7. Do not leave the fire unattended — remember about the flying sparks, about which the poet Y. Polonsky wrote: “My fire shines in the fog, the sparks go out on the fly.” They may not go out, but set fire to a supply of firewood, dry grass around, or even a tent.
  8. At the end of your outing, don’t forget to carefully put out the fire . Stir the coals, let them burn out. Pour the rest with water, sprinkle with soil (the same one that was taken out to the edges of the hole when the fire was deepened). Pour again with water until the wisps of smoke disappear.

Rules for making a fire in the forest – News

June 23, 2018, 13:11

Download original

There are general rules for safe campfires:

  1. Fire should be made on special sites and only if necessary. If this is a short halt, and the weather is clear and warm, there is no need to kindle a fire.
  2. Fires must be disposed of with great care.
  3. You must not allow thoughtless throwing of outstanding cigarette butts and matches on the grass.
  4. At the slightest sign of fire, urgent measures should be taken to eliminate them.
  5. If a fire occurs, you should immediately notify the forest protection service or rescuers of the Ministry of Emergency Situations.
  6. It is forbidden to light a fire during the fire season and in places where prohibition signs are posted.
  7. Making a fire in the forest must be carried out at a distance of at least three meters from the tent camp on the leeward side.
  8. Instead of one high and large fire, it is better to build several small ones, they will be more useful.
  9. Flammable objects and liquids, as well as objects soaked in gasoline, oiled with combustible materials, must not be placed near the fire. They should be kept in a strictly defined place.
  10. Water containers and branches should always be kept near the fire to extinguish a possible fire.

Building a fire in the forest: site selection

To light a fire, a careful selection of a suitable place must be made with the obligatory preparation of the site.

  • The site must be open, protected from the wind by some natural shelter, such as a large stone, rock.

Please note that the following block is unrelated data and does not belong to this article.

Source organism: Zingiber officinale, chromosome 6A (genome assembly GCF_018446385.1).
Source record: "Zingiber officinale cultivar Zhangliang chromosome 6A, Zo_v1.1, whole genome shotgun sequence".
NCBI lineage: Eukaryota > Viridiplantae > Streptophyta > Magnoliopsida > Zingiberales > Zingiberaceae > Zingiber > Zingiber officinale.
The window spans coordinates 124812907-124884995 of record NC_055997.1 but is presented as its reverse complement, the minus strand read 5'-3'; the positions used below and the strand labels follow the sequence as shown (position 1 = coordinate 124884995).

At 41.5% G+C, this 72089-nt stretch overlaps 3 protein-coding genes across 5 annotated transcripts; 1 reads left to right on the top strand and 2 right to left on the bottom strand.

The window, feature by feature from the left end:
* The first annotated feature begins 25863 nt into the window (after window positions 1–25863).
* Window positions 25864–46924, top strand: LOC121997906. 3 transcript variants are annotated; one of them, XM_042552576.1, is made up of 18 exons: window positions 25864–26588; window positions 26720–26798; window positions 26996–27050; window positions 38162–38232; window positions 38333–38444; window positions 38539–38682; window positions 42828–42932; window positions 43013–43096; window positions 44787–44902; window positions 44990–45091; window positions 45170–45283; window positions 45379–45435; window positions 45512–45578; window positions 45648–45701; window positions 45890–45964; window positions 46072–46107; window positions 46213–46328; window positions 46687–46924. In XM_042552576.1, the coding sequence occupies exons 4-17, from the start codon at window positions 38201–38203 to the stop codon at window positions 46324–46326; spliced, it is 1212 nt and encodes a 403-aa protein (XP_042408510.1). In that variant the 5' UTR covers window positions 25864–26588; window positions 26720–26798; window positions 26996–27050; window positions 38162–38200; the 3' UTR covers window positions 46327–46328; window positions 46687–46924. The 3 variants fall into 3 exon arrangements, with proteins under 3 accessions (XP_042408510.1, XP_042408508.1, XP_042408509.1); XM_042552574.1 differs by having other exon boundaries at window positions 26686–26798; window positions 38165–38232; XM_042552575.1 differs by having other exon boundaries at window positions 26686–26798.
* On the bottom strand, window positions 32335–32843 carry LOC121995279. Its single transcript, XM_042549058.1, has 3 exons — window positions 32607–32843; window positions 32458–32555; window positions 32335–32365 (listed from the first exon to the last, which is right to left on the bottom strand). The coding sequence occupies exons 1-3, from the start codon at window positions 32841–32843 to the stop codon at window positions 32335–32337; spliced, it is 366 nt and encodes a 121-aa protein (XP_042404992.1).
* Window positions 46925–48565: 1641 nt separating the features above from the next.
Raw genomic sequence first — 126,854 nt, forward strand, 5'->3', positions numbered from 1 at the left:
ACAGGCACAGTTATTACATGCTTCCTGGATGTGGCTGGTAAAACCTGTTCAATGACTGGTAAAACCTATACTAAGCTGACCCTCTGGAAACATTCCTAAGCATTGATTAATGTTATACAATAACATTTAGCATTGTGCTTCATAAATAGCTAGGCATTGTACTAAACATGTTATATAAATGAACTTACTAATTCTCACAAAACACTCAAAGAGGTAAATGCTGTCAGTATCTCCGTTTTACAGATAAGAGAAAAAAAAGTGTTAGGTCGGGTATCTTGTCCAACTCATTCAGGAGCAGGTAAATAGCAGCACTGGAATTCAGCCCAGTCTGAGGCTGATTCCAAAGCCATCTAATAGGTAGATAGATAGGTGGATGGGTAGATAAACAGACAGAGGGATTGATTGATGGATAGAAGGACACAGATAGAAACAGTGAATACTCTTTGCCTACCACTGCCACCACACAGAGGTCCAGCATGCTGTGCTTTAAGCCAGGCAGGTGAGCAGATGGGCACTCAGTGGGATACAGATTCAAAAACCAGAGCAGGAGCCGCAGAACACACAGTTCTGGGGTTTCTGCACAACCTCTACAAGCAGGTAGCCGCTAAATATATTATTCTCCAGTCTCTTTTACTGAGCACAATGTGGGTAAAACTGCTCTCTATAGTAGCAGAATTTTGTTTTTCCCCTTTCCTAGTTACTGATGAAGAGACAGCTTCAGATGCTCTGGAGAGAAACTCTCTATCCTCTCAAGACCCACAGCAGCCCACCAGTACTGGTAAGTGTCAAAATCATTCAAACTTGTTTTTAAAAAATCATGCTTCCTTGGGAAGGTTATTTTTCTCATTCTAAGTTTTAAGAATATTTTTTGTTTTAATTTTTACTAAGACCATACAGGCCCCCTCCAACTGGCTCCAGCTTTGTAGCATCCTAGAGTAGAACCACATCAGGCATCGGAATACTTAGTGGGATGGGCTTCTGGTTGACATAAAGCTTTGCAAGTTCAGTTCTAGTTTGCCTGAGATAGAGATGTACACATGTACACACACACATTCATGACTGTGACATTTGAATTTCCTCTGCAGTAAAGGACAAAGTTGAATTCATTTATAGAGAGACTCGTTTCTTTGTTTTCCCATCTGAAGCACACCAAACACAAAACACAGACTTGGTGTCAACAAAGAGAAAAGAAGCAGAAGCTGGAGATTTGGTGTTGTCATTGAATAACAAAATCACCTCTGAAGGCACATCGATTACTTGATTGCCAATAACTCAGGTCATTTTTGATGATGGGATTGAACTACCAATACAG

• If the weather is dry and hot, make a fire on sandy or stony soil, on green young grass or on the shore of a reservoir.
  • Fire pits must not be located near trees, especially dead wood, resinous trees, in old clearings or near trees with hollows. The distance from deciduous trees to the fire should be at least 10 m, from conifers – at least 15 m.
  • You can not kindle a fire on peat bogs and stone placers in the forest, where a lot of forest debris accumulates. When ignited, it is very difficult to extinguish.
  • Moss and lichen can throw a spark of fire on trees.
  • The place for the fire must not contain traces of deforestation.
  • If you find an old fire pit, it’s better to use it instead of building a new one.
  • It is forbidden to make a fire on the ground, from under which the roots of trees are visible.
  • If the site does not meet the above criteria, remove the topsoil with sod one meter or one and a half in diameter, and build a fire on the ground without an organic substrate. The area around the removed sod must also be cleared of dry grass and leaves so that the fire does not accidentally spread over the ground. On the sides of the excavated place, stones can be laid over, thus constructing a hearth. If there is shallow snow in the forest, you need to clear it to the ground, and if it is deep, you need to trample it well, covering it with a flooring of damp logs or branches.
  • The place for making a fire should be fenced off with a fire strip with a removed mineral layer of soil 0.5 meters wide.

Kindling material selection

Choosing the right firewood is also very important. Dry firewood should be used as fuel: not rotten fallen aspen, birch, hazel, alder, oak,

Resinous firewood (from coniferous trees – pines, spruces, fir) burns with sparks, which can ignite not only nearby dead wood, but also clothes with a tent. If the wood is damp or rotten, it will produce a lot of smoke and little heat. Too thin twigs will quickly burn out, and deadwood is only suitable for making a fire in a dry forest and the same weather. In low forest conditions, shrubs are well suited for lighting. In addition, you can collect twigs and trees along the coast, brought ashore during the flood and dried in the sun.

If the weather is bad, small twigs collected from the lower parts of trees, bark, birch bark, roots, chips from dry logs are used for kindling.

To quickly start a fire, you need to use the right kindling material: pieces of dry bark, birch bark, dry reeds, ferns, moss, lichen. Dry twigs and knots, bird fluff, dried rotten burn well. Thin twigs must be cut with a knife, without completely removing the chips, but leaving them at the end of the rods. The kindling material is laid out in a pyramid, which, after ignition, is gradually surrounded by the main fuel. Raw firewood is laid out around the fire for quick drying.

How to properly extinguish a fire?

When leaving the campsite with a fire, you need to fill it with water or cover it with earth, and cover it with the turf removed earlier. You can not leave the camp site immediately after the fire is extinguished. You need to wait 20-30 minutes, and after there is complete confidence that it is extinguished, you can leave.